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Introduction to your server

Just got a new server? You will receive an email containing the details of the server and a separate email with the password for the 'admin' user (see below). Here's some extra information about it you may find useful. (Not all information will be relevant to your server. e.g. the Apache section is only relevant if you requested a web server. GitLab section is only relevant if you've been given a GitLab server.) See also the FAQs linked on the right.

Logging in to the server.

Log in to the servers is via SSH with University usernames.

Log in for the username of the person who requested the server is enabled by default. All usernames that can login are a made a member of the admin group, which has write permissions on /data and web server document root (where applicable). We can enable login for additional University usernames on request.

All servers are supplied with a shell user called admin that has the capability to manage web content (where applicable). This user is local, not tied to any University membership. It can be used for things which you want to do in a way which is not tied to any one person's username. E.g. if you have a script which is called as a cronjob and potentially needs to be modified by more than one person, you can put that script in the admin user's home directory and call it from the admin user's crontab. To switch to the admin user after logging in with your University username use

[u1234567@foo:test: ~]$ su - admin
[admin@foo:test: ~]$ whoami
[admin@foo:test: ~]$

Where applicable there is also a database user called admin which can administer databases . When your server is set you you will be sent an email containing a temporary password for both these users.

As the server owner, all password reset requests will come through to your email account. We do not know this password and we will not ask for it. If you need to reset it, a simple call to the IT Services Helpdesk will generate a new password which you will be sent to the server admin contact.

It was previously possible to log in to severs directly with the admin user. Information on why that was changed can be found here.

SSH access

SSH access is limited to the campus network. Access from off campus can be achieved by way of the VPN.

How can I upload files to my server?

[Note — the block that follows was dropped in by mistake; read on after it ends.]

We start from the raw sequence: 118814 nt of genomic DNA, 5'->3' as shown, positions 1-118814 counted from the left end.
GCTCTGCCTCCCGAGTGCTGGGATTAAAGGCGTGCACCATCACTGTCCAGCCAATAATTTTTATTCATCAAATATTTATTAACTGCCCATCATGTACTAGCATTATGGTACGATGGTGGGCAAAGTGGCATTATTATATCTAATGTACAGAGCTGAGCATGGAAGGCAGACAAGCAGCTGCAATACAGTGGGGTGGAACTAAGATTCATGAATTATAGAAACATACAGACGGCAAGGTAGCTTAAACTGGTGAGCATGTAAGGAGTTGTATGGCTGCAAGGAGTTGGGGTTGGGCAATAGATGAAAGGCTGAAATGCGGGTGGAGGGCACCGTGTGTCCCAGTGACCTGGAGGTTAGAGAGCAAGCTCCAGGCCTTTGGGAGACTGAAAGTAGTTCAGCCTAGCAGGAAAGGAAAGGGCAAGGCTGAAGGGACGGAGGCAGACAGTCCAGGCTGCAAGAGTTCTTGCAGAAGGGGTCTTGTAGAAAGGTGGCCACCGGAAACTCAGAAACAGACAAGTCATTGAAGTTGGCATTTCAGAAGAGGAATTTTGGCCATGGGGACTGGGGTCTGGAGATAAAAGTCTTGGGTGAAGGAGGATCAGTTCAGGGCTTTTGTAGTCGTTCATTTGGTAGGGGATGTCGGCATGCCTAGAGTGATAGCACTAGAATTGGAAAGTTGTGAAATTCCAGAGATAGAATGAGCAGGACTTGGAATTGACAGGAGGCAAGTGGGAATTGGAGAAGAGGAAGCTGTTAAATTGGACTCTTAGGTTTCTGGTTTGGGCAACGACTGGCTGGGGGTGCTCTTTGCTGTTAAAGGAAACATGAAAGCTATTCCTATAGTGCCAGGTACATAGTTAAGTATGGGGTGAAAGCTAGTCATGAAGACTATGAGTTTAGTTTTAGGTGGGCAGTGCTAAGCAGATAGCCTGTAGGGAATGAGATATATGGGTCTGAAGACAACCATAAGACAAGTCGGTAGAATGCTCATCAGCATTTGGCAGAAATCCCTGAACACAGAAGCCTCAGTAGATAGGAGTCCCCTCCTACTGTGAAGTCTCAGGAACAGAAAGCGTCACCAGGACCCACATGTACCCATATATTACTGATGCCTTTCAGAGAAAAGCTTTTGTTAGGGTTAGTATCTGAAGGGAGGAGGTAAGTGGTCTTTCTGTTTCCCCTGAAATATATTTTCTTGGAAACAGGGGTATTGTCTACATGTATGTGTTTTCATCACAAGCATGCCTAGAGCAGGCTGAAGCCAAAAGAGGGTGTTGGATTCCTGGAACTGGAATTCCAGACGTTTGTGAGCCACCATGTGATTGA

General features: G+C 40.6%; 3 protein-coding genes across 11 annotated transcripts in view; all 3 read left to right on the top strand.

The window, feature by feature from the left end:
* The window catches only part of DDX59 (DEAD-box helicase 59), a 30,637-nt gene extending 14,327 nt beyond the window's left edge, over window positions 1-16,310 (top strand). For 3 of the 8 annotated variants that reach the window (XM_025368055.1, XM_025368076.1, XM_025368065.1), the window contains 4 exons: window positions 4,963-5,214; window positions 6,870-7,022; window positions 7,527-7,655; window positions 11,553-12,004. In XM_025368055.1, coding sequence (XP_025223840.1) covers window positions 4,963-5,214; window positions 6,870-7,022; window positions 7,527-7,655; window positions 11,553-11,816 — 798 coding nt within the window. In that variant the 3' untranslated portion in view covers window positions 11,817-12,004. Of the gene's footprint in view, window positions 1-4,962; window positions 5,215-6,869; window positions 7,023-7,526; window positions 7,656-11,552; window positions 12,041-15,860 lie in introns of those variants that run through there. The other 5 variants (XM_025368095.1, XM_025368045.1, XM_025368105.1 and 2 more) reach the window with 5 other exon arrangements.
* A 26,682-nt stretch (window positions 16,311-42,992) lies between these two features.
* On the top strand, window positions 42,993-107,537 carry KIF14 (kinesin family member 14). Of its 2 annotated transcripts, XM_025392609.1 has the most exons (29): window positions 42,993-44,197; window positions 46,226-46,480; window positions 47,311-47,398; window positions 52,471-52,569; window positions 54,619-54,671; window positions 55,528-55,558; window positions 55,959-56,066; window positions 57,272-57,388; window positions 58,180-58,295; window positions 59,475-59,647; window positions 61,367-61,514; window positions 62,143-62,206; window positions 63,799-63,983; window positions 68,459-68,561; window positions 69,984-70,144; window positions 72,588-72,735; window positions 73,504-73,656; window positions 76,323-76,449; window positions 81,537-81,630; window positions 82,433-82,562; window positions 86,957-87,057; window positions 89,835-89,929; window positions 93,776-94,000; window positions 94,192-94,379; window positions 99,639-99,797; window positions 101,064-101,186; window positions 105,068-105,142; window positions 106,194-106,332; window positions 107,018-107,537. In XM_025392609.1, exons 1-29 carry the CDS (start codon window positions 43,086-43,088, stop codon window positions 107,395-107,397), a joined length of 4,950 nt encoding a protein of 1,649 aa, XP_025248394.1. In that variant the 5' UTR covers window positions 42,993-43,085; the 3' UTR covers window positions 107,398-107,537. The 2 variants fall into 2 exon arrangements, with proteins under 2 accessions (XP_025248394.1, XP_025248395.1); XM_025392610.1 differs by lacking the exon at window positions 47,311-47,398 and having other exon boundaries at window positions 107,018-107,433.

Files can be copied to the server using SFTP or SCP. See also How can I upload files to my server?

N.B. Limitations on where SSH connections can be made from also apply to SFTP and SCP as they work over SSH.


Unless otherwise stated elsewhere servers have 1 CPU core, 2GB RAM and 10GB of disk space for customer content. These can be increased if required. (Increasing CPU cores or RAM requires the server to be briefly shut down.)

Servers are provisioned with two separate disks. One contains the OS and core applications, the other is mounted at /data and contains all customer content (home directory of the admin user and home directories created for any additional users for which log in has been enabled, web content, databases.)

Downtime and Patching

All servers have updates applied every Monday at a time between 04:00 and 05:30 and are then rebooted. The exact time varies by individual server each week to avoid all the servers rebooting at the same time and overloading the underlying infrastructure. You should take this in to account when scheduling cronjobs. If your server needs to stay up during these times, we can work out a maintenance schedule to suit you. Note however the server will need to be patched and rebooted at least weekly.


See Information about cronjobs


A snapshot of your server is taken nightly for the purposes of Disaster Recovery.


The DocumentRoot is /var/www/html/ and this is where you should place your content.

HTTPS is enabled with a wildcard certificate that matches your server's hostname. We can also set up an additional alias and SSL certificate if required.

Single Sign-on integration is available on request.

You can apply configuration by way of .htaccess files (see note about php_value below).

Logs are in /var/log/httpd/

PHP is invoked by way of PHP_FPM. This means that php_value can't be used in .htaccess

MariaDB/PostgresSQL Databases

MariaDB/PostgreSQL is configured with one database called db1 to which the admin database user has complete access.

You can create additional databases (as the admin database user) however, it must begin with db (e.g. db_supersecretproject. This restriction makes it easier for us to back up any databases that may get created).

A daily cronjob runs mysqldump or pg_dumpall creating a backup of all databases at /data/my_backup.sql.gz or /data/pgsql/

See also How do I remotely connect to the database on my server?


See this page


Please note that root access is not provided.